Doing good has become a community activity that we and many others really enjoy! Just a few weeks ago, sixty friends of the Ubomi family paddled on mega SUPs from Neuharlingersiel to Wangerooge. 16 kilometers across the sea – that has never been done before! Children and adults from different countries pumped 1,600 litres of air into the boards, paddled away and finally arrived as planned in Wangeroog harbor. How did this benefit the children in the Townships? 1,500 euros in donations, enough for a whole month of hot meals, lots of media attention – and laughter and amazement when they looked at the pictures on their smartphones. Because the fact that there are people out there who are standing up for them, even though they don’t know the children personally – that touches them, gives them self-confidence and the feeling that they are not alone. And for the participants, it was a unique event that was rewarded at the end with a paddlers’ party with a live concert at the Wangerooge youth hostel.

Two Worlds Come Closer:
Running 9.741 Kilometres for the Good Cause

Getting active for a good cause – this has increasingly become part of the association’s DNA in recent years. Because often the Ubomi actions have a moving background in the truest sense of the word. This is especially visible in our idea “Running for (and to) Cape Town”, in which many volunteers and our Ubomi children participated. Together we ran towards each other – for one year, step by step, kilometre by kilometre. A total of more than 9,700 kilometres were collected in a variety of ways: during marathon runs, soccer camps, hikes, project trips and more. Here, too, the pictures went back and forth, the Ubomi children saw how their peers and many other people set out to help them. In one year, they all travelled the linear distance between Bremen and Cape Town together, but what is much more decisive: they bridged the distance between two worlds and thus came – even if only virtually and emotionally – closer to each other

We ran the last meters together with ten runners and a lot of support at the Cologne Marathon. It was not only a great feeling to reach the finish line and thus to have completed the distance of our running campaign, but it also encouraged a lot of people to support us as running sponsors. The money donated helps us to significantly improve the reality of life for many children in the Townships – a reality they cannot run away from. All the more important that we make a difference here together!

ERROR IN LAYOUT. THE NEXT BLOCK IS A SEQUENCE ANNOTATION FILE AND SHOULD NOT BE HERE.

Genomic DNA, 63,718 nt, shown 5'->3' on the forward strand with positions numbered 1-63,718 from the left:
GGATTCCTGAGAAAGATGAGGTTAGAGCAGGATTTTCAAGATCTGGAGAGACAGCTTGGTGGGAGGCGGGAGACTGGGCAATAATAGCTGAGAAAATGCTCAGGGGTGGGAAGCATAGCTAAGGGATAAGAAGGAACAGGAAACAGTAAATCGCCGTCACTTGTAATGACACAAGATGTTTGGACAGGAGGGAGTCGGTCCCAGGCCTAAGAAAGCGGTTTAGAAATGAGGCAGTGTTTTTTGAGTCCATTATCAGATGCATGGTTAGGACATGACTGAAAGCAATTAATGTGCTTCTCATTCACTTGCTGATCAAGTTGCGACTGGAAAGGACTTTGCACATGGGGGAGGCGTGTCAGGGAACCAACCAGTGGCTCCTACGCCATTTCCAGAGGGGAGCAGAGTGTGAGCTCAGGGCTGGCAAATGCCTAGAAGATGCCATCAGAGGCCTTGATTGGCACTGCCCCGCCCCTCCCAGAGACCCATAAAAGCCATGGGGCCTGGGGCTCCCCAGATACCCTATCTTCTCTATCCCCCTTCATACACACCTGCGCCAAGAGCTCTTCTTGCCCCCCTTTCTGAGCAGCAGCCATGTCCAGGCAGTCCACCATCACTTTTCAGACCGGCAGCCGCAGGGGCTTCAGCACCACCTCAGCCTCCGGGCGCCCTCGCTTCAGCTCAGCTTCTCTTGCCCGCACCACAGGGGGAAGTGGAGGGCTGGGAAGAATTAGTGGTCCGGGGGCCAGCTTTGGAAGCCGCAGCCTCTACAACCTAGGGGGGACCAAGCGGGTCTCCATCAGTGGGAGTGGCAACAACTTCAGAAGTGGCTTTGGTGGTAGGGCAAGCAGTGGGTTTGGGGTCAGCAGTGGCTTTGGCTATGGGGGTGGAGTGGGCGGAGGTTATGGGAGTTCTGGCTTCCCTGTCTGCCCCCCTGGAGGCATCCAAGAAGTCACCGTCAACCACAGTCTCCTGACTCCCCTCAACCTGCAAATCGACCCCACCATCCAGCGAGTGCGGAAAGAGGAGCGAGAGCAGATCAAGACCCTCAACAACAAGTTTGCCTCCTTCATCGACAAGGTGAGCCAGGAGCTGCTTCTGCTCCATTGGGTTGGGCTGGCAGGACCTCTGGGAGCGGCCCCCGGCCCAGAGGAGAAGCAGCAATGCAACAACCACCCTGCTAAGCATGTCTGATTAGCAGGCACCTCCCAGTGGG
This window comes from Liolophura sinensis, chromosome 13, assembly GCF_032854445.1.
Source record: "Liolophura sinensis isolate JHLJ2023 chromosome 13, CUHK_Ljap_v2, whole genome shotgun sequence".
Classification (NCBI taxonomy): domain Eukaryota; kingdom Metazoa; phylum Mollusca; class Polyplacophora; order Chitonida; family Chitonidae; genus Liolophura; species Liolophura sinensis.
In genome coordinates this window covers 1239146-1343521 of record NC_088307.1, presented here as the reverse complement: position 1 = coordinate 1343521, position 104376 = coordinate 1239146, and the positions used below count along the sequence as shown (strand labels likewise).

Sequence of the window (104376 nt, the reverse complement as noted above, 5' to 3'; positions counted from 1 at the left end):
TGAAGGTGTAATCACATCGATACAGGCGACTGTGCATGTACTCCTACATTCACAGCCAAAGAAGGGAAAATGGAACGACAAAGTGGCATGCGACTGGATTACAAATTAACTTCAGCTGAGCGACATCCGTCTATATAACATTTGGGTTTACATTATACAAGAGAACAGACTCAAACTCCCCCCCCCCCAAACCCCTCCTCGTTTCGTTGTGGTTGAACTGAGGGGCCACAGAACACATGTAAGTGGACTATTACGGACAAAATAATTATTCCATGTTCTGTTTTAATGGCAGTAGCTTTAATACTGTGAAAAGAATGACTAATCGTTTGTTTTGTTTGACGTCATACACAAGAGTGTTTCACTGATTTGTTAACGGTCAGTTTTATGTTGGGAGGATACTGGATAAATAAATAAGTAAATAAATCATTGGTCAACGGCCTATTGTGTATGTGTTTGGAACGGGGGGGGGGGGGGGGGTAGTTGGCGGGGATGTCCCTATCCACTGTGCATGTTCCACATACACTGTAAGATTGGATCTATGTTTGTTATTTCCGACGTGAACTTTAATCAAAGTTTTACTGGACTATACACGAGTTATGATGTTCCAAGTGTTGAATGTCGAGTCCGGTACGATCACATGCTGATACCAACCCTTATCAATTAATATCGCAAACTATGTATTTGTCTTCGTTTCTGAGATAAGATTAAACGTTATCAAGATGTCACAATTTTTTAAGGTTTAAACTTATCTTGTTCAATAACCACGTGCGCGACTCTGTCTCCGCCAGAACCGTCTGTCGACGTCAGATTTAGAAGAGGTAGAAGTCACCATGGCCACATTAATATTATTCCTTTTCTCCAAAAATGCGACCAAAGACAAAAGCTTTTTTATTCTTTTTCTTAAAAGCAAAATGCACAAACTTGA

The Xhosa-Wort Ubomi Means Life.
Ubomi Lives from the Commitment of Each Individual!

That is what surprises and touches me most about Ubomi: the incredible support of so many people! With a quote from Nelson Mandela “It always seems impossible until it`s done” we encouraged ourselves three years ago and meant the realization of a house for children living on the streets in the hot spot of the Township Khayelitsha. I did not think it was possible that we now have three houses where children have the chance of “Ubomi” – a life. I also did not expect how much I get back through the project, not only through our children with their incredible joy of life, but also through the “Ubuntu” in my immediate environment.

It is no longer possible to mention the commitment of all those involved. We would like to thank all those who support Ubomi and live with it from the bottom of our hearts. This cannot be taken for granted and is always motivating and moving for us. Ubomi lives and makes life possible. And this is mainly due to the strong community, the “Ubuntu”.


We want a peaceful life and better future for our Ubomi children. We believe in this vision. „It always seems impossible until it’s done“. This quote from Nelson Mandela was our motto when we planned and finally opened our first Ubomi house back in 2016. Please continue to help us realize our vision and enable the children, who so deeply deserve it, to have a life worth living.